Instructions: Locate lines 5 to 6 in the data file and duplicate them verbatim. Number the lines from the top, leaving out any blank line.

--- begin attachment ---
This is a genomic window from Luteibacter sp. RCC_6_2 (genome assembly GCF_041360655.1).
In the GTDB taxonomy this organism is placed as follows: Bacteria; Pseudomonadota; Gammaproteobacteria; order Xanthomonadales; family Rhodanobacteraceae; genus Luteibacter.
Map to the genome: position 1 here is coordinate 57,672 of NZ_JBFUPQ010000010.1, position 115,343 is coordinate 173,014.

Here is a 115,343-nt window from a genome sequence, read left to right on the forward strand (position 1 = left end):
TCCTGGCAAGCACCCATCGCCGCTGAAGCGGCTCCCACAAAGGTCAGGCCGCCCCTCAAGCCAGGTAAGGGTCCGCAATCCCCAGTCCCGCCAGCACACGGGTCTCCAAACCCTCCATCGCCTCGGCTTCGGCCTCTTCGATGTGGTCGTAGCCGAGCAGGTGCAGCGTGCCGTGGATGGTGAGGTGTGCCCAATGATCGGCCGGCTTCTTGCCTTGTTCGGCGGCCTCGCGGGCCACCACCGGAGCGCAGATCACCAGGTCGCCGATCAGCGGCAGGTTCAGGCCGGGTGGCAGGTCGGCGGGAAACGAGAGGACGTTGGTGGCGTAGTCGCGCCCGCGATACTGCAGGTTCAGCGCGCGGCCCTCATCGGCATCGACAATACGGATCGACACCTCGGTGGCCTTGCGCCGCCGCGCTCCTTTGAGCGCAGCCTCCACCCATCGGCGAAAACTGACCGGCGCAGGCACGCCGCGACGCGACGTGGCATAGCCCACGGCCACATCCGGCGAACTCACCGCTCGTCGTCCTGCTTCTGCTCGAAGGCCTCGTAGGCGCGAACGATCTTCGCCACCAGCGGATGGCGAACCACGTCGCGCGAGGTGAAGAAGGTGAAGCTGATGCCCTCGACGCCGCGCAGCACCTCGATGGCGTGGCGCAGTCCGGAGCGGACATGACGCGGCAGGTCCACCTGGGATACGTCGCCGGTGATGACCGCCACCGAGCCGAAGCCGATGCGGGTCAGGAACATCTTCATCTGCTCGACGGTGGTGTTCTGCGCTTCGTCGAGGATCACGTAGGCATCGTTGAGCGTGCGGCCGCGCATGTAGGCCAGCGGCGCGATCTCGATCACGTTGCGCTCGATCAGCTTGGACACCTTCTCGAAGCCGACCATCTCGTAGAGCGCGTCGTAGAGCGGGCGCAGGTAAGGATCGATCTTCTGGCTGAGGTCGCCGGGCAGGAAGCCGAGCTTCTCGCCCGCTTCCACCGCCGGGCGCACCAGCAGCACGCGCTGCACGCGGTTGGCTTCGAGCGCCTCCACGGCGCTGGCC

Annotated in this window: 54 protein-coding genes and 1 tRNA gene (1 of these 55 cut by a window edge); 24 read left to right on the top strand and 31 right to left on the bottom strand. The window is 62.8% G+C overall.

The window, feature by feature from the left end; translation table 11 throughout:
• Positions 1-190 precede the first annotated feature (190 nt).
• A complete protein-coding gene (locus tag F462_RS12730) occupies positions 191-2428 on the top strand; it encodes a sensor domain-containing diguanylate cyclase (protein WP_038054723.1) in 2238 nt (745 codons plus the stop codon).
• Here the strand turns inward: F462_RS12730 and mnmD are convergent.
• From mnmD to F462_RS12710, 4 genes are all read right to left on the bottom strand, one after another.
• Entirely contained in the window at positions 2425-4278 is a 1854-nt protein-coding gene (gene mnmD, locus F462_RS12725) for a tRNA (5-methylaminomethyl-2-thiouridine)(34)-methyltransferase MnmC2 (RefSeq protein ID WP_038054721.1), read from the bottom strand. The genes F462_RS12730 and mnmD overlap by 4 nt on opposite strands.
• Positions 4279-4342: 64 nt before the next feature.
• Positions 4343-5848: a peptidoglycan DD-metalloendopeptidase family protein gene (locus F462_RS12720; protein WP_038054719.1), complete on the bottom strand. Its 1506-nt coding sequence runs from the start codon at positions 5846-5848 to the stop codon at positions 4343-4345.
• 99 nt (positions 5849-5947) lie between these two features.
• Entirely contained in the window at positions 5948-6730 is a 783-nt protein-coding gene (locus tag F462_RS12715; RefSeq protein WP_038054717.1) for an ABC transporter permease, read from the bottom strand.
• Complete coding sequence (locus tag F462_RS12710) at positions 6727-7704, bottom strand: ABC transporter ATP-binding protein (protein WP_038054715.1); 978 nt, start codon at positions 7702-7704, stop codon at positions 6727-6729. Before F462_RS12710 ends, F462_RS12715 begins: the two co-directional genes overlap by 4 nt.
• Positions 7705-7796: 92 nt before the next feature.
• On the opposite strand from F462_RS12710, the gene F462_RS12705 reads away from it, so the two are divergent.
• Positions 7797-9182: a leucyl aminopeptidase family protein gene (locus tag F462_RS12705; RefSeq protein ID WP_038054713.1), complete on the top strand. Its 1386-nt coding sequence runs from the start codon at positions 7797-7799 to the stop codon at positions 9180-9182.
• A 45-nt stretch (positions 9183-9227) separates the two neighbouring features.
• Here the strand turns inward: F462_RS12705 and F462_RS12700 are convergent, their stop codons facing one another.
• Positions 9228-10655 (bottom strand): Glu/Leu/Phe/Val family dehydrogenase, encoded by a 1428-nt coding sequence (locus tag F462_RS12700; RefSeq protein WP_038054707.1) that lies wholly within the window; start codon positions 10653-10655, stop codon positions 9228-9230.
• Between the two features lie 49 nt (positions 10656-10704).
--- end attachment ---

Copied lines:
TCCTGGCAAGCACCCATCGCCGCTGAAGCGGCTCCCACAAAGGTCAGGCCGCCCCTCAAGCCAGGTAAGGGTCCGCAATCCCCAGTCCCGCCAGCACACGGGTCTCCAAACCCTCCATCGCCTCGGCTTCGGCCTCTTCGATGTGGTCGTAGCCGAGCAGGTGCAGCGTGCCGTGGATGGTGAGGTGTGCCCAATGATCGGCCGGCTTCTTGCCTTGTTCGGCGGCCTCGCGGGCCACCACCGGAGCGCAGATCACCAGGTCGCCGATCAGCGGCAGGTTCAGGCCGGGTGGCAGGTCGGCGGGAAACGAGAGGACGTTGGTGGCGTAGTCGCGCCCGCGATACTGCAGGTTCAGCGCGCGGCCCTCATCGGCATCGACAATACGGATCGACACCTCGGTGGCCTTGCGCCGCCGCGCTCCTTTGAGCGCAGCCTCCACCCATCGGCGAAAACTGACCGGCGCAGGCACGCCGCGACGCGACGTGGCATAGCCCACGGCCACATCCGGCGAACTCACCGCTCGTCGTCCTGCTTCTGCTCGAAGGCCTCGTAGGCGCGAACGATCTTCGCCACCAGCGGATGGCGAACCACGTCGCGCGAGGTGAAGAAGGTGAAGCTGATGCCCTCGACGCCGCGCAGCACCTCGATGGCGTGGCGCAGTCCGGAGCGGACATGACGCGGCAGGTCCACCTGGGATACGTCGCCGGTGATGACCGCCACCGAGCCGAAGCCGATGCGGGTCAGGAACATCTTCATCTGCTCGACGGTGGTGTTCTGCGCTTCGTCGAGGATCACGTAGGCATCGTTGAGCGTGCGGCCGCGCATGTAGGCCAGCGGCGCGATCTCGATCACGTTGCGCTCGATCAGCTTGGACACCTTCTCGAAGCCGACCATCTCGTAGAGCGCGTCGTAGAGCGGGCGCAGGTAAGGATCGATCTTCTGGCTGAGGTCGCCGGGCAGGAAGCCGAGCTTCTCGCCCGCTTCCACCGCCGGGCGCACCAGCAGCACGCGCTGCACGCGGTTGGCTTCGAGCGCCTCCACGGCGCTGGCC

Annotated in this window: 54 protein-coding genes and 1 tRNA gene (1 of these 55 cut by a window edge); 24 read left to right on the top strand and 31 right to left on the bottom strand. The window is 62.8% G+C overall.